Anna Wrobel is an American historian, poet, Holocaust Studies educator and daughter of Polish Jewish refugees — a rescue partisan mother and Soviet soldier father. Her poetry and essays appear in Cafe Review, Lilith, Off the Coast and Jewish Currents, where she is a contributing writer. Anna has two poetry collections, Marengo Street (2012) and The Arrangement of Things (2018), published by Maine’s Moon Pie Press. Her work has appeared in University of Maine’s Holocaust Human Rights Center art and poetry exhibit, Dilemma of Memory, and she’s presented for the Puffin Foundation on Jewish resistance in WWII. Anna’s poetry and teaching have been featured at the Maine Jewish Museum, Colby College, UMaine-Augusta, Jewish Community Alliance, University of Southern Maine’s OLLI classes and OLLI Sage Lectures series. Poems taken from her manuscript Sparrow Feathers: Second Generation/First Person are used by teachers in several U.S. states, Poland, Germany and the Mideast. Anna co-hosts the long running poetry series, Lowry’s Lodge, with musician/writer Jim Donnelly.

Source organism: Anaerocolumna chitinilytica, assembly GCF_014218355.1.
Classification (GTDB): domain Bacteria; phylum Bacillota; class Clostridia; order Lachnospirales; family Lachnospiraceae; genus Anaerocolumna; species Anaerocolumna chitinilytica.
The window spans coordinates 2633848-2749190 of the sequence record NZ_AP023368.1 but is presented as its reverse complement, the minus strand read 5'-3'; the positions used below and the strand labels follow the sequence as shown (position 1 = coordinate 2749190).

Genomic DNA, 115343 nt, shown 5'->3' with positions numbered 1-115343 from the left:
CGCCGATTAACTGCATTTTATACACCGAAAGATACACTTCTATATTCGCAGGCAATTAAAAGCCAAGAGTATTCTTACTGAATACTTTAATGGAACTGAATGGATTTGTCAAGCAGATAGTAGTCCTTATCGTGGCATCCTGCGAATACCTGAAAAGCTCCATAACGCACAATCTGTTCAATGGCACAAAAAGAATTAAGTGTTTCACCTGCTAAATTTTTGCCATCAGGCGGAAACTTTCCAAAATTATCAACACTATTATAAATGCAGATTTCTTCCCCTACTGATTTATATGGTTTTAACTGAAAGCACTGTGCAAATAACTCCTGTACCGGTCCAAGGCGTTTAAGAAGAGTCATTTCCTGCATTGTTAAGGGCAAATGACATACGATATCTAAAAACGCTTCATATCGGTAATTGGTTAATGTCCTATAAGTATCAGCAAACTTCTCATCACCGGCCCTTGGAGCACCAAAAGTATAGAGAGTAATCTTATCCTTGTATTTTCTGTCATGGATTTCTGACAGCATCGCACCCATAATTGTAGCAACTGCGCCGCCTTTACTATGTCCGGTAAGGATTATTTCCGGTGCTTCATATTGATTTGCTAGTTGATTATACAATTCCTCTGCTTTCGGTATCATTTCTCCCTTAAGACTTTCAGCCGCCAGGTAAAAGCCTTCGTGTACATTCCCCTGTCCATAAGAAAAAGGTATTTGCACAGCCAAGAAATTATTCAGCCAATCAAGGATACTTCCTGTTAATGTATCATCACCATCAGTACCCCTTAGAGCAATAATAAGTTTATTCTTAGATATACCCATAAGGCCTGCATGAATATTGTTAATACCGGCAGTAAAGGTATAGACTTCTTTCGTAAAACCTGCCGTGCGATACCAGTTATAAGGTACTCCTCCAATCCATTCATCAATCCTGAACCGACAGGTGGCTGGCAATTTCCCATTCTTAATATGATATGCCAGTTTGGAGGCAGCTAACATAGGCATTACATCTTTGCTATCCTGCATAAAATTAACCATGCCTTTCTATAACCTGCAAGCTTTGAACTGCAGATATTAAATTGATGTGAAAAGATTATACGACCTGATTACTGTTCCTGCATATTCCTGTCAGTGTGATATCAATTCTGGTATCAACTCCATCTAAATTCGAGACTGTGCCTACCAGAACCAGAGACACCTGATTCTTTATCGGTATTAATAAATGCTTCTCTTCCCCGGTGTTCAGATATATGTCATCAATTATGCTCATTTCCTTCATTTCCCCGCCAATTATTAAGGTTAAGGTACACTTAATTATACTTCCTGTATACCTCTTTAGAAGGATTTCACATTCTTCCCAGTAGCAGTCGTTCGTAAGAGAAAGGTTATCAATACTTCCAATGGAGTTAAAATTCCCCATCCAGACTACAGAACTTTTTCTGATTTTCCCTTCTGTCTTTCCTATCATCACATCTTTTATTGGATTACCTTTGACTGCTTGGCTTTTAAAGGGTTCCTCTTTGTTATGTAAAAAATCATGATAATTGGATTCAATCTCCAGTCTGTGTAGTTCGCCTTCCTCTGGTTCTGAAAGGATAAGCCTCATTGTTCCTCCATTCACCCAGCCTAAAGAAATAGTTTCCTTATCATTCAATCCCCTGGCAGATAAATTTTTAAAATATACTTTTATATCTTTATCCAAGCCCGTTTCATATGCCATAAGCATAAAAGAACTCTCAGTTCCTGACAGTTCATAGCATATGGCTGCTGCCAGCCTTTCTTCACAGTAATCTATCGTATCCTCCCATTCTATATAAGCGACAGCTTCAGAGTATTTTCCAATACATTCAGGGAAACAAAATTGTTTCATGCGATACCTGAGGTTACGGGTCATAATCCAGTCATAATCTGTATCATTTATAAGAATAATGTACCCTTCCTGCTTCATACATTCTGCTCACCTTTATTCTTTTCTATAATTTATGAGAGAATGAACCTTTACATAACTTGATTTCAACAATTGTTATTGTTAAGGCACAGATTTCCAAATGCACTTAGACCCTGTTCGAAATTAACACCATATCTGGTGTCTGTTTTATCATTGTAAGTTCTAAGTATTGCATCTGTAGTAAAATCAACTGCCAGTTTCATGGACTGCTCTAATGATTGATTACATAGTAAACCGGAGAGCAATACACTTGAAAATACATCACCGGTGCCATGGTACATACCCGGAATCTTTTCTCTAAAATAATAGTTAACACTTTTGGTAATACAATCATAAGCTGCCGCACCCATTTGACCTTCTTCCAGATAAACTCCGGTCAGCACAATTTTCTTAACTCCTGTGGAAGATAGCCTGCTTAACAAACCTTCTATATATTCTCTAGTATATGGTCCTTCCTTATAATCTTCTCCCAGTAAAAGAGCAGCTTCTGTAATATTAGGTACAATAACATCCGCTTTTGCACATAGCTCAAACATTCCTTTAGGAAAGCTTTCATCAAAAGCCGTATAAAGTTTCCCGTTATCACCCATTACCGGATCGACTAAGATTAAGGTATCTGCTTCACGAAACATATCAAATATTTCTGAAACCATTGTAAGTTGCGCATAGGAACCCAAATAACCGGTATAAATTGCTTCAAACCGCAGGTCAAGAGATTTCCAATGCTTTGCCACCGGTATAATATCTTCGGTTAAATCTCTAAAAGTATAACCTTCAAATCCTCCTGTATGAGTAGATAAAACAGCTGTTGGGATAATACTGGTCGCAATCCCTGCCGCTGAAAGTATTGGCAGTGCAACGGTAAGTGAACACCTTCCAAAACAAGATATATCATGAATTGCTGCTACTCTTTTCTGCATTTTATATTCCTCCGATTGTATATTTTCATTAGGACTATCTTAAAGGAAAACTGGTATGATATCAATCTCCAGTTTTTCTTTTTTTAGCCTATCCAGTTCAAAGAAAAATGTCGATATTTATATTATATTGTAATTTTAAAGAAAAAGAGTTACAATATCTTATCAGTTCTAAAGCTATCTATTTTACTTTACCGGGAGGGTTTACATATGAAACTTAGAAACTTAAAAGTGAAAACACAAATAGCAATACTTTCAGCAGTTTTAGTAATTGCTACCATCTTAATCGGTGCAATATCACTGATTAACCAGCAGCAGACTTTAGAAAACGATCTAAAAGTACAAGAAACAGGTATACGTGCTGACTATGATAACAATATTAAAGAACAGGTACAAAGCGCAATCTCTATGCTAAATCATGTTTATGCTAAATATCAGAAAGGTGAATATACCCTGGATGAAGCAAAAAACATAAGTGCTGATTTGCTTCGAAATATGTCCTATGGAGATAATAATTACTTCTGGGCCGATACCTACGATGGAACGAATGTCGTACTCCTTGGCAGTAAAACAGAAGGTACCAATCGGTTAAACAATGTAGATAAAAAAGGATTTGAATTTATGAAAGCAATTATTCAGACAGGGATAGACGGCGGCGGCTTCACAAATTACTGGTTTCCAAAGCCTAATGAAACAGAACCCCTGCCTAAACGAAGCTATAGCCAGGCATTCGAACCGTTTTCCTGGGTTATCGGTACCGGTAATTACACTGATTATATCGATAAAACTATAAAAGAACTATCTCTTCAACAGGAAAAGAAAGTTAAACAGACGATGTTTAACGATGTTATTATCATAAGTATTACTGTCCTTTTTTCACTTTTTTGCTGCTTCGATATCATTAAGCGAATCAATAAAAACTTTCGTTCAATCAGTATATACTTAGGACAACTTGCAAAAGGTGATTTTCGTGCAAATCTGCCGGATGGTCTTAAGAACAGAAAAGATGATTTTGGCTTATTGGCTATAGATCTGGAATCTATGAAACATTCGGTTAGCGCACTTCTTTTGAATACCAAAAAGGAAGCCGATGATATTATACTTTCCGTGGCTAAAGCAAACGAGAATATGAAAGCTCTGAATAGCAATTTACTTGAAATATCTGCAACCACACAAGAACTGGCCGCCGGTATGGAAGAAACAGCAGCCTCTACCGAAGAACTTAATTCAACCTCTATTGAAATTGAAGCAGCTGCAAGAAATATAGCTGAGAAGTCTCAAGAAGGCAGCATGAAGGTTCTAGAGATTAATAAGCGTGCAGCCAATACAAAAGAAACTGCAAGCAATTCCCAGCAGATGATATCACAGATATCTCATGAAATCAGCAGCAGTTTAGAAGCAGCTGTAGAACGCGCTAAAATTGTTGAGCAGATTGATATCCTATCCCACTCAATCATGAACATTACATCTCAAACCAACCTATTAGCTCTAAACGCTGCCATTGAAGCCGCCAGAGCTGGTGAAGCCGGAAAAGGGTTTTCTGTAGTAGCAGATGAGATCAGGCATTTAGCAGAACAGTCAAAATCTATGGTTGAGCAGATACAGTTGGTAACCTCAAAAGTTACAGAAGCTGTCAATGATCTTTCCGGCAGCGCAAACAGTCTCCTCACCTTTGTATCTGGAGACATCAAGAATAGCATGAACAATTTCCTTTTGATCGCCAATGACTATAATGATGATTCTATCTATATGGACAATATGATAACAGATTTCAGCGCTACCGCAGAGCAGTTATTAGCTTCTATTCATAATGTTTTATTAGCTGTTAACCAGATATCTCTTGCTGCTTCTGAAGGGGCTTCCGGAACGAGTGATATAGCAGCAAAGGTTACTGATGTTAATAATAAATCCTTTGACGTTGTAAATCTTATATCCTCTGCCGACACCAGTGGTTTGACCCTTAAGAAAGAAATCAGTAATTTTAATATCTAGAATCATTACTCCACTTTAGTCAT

Annual Social and Cutting of the Vasilopita Thursday, January 16, 2020

You are invited – bring a friend. Continuing with the Greek New Year’s tradition of individuals and organizations cutting the Vasilopita, we will hold our annual Social and Cutting of the Vasilopita from 5 to 7 p.m. on Thursday, January 16, 2020 at Tiqa, 327 Commercial Street. The Vasilopita is either a sweet bread or cake that has a special coin baked inside. Whoever finds the coin in their slice has good luck for the year. Join us for a drink (cash bar), and we will provide some tasty mezedes, and maybe you’ll get the coin!